Money in the Bank

By: Warren Pollock | Mon, Jul 12, 2004
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Russia and Argentina are not the only places where savings deposits are lost. In the US, savers lose money in banks all the time.

A few days ago I had a long discussion with the news desk of the New York Times, regarding the fact that they were not reporting systemic retail banking problems in Russia. In a global financial system this vulnerability represents a major issue and concern.

Unlike the Washington Post, the New York Times had me send some documentation to their Russian and international business correspondents. I had the opportunity to explain to them the magnitude and implications of the story. They finally ran a piece on the Russian banks on July 9. Perhaps my efforts had some effect; we will never know.

Closer to Home, and on the Next Level

People don't realize that savers lose money all the time in failed US banking institutions. Statistics at the Federal Deposit Insurance Company (FDIC) suggest that uninsured savings deposits are routinely lost through the receivership and liquidation process.1

As a depositor, your asset becomes the bank's liability. You are providing the bank with credit so they can lend money to other people. Recovery levels of uninsured deposits at some banks, like Dollar Savings, were high. In contrast, banks with high risk portfolios, like the credit card happy Next Bank of Phoenix, had an abysmal rate of recovery. Again, as a depositor you are lending the bank money against the strength or weakness of their balance sheet.

What happens in places like Russia and Argentina could very well happen closer to home. Shortly after 9-11, the banking system was two blocks away from breaking. We are overly confident that US bank failures are fully insured, and that any problem with the banking system as a whole can remain manageable.

In the US, banking insurance will be effective only if bank failures are rare. It is clear that this shortcoming has been recognized. The evidence is the provisions that are in place in retail savings agreements, giving banks the right to freeze funds temporarily in any interest-bearing account.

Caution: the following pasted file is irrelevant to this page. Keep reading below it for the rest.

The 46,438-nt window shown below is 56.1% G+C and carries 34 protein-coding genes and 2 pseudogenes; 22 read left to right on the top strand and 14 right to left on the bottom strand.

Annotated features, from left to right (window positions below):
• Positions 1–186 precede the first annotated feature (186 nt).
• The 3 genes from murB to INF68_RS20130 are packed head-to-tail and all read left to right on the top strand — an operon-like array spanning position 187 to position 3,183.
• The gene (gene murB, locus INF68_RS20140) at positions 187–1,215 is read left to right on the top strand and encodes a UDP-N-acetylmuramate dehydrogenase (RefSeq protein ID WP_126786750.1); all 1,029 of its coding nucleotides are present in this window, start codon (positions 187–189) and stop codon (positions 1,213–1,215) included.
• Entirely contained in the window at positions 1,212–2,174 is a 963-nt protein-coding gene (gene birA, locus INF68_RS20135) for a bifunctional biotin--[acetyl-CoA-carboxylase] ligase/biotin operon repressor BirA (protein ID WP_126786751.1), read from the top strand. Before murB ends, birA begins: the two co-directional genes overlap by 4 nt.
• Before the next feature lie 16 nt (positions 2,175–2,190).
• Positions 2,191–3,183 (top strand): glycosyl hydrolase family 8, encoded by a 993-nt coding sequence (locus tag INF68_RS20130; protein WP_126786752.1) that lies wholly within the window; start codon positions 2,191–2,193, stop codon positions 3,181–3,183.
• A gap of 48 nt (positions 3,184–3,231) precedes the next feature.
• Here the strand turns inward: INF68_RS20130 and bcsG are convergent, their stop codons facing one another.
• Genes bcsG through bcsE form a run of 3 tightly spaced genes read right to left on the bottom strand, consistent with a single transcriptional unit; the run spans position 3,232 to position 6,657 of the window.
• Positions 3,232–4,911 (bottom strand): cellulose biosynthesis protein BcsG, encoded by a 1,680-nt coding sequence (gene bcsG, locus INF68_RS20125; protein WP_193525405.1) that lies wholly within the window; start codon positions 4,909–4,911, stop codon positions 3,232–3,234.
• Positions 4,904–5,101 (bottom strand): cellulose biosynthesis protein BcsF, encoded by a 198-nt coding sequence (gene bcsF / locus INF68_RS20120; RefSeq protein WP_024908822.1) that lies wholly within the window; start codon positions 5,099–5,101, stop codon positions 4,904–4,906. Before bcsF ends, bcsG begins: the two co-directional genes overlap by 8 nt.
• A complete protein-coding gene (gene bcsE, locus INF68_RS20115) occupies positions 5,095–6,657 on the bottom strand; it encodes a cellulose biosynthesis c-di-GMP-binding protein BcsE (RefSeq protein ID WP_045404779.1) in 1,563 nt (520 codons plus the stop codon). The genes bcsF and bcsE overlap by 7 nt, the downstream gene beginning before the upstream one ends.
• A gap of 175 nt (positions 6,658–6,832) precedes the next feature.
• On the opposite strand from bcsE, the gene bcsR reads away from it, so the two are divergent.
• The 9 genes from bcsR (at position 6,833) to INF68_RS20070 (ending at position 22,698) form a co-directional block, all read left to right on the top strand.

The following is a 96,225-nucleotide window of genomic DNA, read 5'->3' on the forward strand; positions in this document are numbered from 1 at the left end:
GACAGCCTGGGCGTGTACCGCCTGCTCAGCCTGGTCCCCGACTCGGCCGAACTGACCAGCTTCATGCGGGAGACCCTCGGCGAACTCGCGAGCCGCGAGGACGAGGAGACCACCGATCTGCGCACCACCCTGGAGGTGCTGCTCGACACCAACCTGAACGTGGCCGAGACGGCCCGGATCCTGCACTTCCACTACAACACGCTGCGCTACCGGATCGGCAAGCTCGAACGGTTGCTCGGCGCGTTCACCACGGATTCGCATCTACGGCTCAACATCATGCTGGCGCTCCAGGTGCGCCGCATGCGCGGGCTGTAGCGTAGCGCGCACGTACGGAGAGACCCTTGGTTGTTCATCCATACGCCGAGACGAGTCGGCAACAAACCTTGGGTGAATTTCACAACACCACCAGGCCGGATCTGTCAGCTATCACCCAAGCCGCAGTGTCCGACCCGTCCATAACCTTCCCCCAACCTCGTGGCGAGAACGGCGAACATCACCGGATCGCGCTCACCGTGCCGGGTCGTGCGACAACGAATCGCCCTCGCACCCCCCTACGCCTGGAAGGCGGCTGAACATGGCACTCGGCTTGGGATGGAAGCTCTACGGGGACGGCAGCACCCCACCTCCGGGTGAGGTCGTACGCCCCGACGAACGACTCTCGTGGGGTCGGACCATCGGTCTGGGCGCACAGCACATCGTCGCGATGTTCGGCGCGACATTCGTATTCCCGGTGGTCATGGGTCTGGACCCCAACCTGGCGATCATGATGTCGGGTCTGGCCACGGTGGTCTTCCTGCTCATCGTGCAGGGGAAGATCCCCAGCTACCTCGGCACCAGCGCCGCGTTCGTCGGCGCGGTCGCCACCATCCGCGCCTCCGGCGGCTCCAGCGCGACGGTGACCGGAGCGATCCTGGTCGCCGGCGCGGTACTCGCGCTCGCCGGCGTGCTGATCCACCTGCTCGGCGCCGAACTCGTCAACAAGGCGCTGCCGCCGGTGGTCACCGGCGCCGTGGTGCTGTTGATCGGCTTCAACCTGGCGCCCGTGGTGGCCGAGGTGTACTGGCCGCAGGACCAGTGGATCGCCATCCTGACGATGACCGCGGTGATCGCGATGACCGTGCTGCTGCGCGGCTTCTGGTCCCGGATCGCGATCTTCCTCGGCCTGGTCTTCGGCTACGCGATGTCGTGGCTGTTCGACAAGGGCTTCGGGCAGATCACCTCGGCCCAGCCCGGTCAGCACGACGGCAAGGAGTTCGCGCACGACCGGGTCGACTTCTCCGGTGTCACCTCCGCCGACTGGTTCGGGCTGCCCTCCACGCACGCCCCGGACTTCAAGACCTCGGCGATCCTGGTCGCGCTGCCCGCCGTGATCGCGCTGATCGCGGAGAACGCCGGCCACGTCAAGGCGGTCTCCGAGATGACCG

People sign 'boiler plate' legal documents without considering the ramifications and risks. Traditionally, the party with the money in hand gets to set the terms and conditions of lending. Yet as depositors we routinely sign away our rights and bargaining power.

In Canada, insurance levels are lower and savers have fewer financial institutions to choose from. Banks use secondary corporations (shell companies would be a strong way of putting it) to maneuver money into the insurance system. I don't know whether or not that strategy will prove to be effective for savers.

According to D Bruce Stratton over at the Canadian Investor Protection Fund has some significant limitations. Bruce suggests a strategy that allocates funds to short term notes, gold , and cash.

In a systemic event government insurance reserve requirements will never be adequate. This means that insurance proceeds will be rationed or subject to interpretation.

Real Estate as Savings

Most homeowners in the United States perceive that their home can function like a savings account. After all, people routinely write checks against their houses. When they don't pay their loans the house goes into receivership conceptually, in the same way that the FDIC liquidates the assets of a bank gone bad.

Reserves are a function of real estate valuation and loan-to-value ratios. We know for a certainty that housing valuations are too high and that many major US companies provide easy credit.

In a changing interest rate environment, exotic and dangerous lending strategies are now being used to partially mask the failure of this important sector.

As an example, Ditech tied its loans to the London Interbank Offered Rate (LIBOR). This way, a bunch of British bankers can raise rates without political considerations coming into play. It's a great marketing tool because the customer will see the lowest possible rate. The feckless debt consumer doesn't realize that LIBOR will start off lower but will move upwards faster and further than US prime.

When Will Layoffs Start?

Mortgage lending companies forward-load revenue, so they need to attract more and more customers all the time. They will not admit that they have a major problem until January and February of 2005, after the election, which will be confirmed at that time by industry-wide layoffs.

Short sales of real estate will not occur until sometime later. This is a term used to describe a condition where the lender disposes of property below the value of loans and debts outstanding on that property. At that time, unsecured savings will be destroyed.

In this newsletter I am more concerned about savers than lenders. As savers we must protect our assets from unsecured borrowers.



Author: Warren Pollock

Warren Pollock
The Macroeconomic Newsletter

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